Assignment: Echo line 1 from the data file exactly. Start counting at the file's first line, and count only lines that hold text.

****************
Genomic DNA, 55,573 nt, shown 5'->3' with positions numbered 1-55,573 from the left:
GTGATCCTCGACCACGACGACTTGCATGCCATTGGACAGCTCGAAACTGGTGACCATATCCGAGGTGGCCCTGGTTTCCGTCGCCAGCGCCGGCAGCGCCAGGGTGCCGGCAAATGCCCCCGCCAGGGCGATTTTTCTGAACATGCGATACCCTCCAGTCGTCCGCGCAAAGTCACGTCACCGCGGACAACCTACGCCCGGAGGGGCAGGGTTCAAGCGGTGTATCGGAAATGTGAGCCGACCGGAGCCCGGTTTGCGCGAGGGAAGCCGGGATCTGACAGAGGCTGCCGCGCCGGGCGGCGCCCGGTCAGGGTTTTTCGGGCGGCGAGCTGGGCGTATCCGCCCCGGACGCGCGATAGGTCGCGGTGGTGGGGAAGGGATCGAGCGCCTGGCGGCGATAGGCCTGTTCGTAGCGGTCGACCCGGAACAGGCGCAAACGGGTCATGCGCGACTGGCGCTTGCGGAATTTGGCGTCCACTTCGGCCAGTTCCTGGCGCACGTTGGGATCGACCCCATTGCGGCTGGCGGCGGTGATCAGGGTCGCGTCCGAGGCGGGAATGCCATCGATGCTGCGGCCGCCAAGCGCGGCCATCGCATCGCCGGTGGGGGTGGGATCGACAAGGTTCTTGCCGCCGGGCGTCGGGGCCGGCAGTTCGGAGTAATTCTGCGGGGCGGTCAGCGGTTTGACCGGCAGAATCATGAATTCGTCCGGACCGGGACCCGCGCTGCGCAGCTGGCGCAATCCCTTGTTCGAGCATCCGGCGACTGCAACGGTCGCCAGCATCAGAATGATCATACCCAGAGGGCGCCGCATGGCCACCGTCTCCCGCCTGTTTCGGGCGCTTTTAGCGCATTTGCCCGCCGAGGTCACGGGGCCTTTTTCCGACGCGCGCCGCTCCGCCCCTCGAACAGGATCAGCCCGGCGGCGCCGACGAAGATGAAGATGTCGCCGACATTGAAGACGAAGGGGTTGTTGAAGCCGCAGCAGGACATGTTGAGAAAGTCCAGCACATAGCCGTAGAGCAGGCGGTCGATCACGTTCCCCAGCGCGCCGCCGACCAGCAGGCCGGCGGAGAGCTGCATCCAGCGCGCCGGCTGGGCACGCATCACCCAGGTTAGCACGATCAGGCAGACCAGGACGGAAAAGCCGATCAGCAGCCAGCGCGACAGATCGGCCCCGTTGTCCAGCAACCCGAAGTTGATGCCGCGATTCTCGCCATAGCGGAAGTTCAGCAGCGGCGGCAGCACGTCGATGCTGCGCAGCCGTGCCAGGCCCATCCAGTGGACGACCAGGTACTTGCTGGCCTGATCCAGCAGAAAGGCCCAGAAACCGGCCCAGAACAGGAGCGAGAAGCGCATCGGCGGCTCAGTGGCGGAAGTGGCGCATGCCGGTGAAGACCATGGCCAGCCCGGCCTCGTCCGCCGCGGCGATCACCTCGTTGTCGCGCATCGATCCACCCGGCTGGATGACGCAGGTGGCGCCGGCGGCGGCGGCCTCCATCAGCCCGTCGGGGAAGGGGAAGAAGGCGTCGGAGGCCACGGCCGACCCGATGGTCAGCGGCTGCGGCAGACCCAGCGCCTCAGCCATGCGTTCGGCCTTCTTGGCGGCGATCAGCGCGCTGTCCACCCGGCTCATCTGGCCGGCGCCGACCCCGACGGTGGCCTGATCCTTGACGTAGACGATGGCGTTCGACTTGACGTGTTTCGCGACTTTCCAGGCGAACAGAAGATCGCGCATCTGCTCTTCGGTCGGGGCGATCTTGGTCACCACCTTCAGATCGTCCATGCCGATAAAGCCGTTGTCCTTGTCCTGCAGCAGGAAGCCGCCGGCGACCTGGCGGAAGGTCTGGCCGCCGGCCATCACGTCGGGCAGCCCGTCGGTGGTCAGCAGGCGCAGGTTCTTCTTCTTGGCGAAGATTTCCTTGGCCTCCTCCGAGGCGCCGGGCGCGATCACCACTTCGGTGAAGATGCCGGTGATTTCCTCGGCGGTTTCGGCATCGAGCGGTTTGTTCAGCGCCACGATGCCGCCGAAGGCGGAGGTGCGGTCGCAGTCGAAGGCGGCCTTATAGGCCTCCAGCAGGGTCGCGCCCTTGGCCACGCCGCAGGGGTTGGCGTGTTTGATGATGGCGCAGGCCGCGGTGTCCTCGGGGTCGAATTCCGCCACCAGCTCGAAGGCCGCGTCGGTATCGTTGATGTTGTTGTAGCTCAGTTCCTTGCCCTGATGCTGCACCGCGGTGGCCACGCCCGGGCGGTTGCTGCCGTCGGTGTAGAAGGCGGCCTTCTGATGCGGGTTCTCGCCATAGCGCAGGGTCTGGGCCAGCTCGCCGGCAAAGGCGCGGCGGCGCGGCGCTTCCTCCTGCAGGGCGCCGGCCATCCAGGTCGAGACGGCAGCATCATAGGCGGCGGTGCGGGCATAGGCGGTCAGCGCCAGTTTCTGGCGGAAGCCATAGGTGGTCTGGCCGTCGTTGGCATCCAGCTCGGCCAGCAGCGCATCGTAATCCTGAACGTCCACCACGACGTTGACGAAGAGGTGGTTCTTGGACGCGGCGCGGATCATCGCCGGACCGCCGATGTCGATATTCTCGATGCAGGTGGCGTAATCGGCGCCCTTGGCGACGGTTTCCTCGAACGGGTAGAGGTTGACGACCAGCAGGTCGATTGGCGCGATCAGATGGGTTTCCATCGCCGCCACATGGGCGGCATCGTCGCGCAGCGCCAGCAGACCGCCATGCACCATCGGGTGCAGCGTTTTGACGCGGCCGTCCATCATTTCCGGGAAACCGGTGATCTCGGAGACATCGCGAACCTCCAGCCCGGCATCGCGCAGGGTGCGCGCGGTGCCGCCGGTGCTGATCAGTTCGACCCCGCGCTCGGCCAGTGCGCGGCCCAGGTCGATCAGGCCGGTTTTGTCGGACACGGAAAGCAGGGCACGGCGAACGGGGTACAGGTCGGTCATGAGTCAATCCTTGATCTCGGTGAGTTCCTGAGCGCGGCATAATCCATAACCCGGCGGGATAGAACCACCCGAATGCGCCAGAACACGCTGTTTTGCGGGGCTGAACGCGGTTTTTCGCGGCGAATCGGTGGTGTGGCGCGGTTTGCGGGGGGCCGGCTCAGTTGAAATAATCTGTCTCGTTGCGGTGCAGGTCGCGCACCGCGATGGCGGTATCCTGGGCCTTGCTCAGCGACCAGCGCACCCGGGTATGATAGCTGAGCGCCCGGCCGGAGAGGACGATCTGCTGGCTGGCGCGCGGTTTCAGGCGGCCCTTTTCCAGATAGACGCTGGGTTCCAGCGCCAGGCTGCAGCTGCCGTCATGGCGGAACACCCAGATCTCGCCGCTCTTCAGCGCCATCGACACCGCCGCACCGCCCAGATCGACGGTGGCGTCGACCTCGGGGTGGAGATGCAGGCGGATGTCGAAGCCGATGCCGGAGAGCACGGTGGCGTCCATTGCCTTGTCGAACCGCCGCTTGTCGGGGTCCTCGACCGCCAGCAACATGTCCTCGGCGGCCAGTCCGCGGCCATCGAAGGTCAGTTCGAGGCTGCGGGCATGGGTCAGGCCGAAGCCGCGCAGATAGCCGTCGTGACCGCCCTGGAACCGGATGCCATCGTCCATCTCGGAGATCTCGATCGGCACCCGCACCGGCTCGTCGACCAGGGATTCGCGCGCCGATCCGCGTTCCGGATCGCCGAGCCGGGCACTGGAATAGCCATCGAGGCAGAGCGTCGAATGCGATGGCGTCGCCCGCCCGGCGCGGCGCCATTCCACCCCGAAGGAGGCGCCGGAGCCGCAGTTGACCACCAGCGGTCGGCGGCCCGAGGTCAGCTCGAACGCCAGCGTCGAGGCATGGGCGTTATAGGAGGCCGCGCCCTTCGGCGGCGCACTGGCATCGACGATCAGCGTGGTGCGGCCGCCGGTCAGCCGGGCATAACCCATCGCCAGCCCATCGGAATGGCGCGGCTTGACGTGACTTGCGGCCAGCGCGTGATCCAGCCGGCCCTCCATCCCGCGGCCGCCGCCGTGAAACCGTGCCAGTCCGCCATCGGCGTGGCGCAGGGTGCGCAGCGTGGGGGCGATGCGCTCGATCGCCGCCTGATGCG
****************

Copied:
Genomic DNA, 55,573 nt, shown 5'->3' with positions numbered 1-55,573 from the left: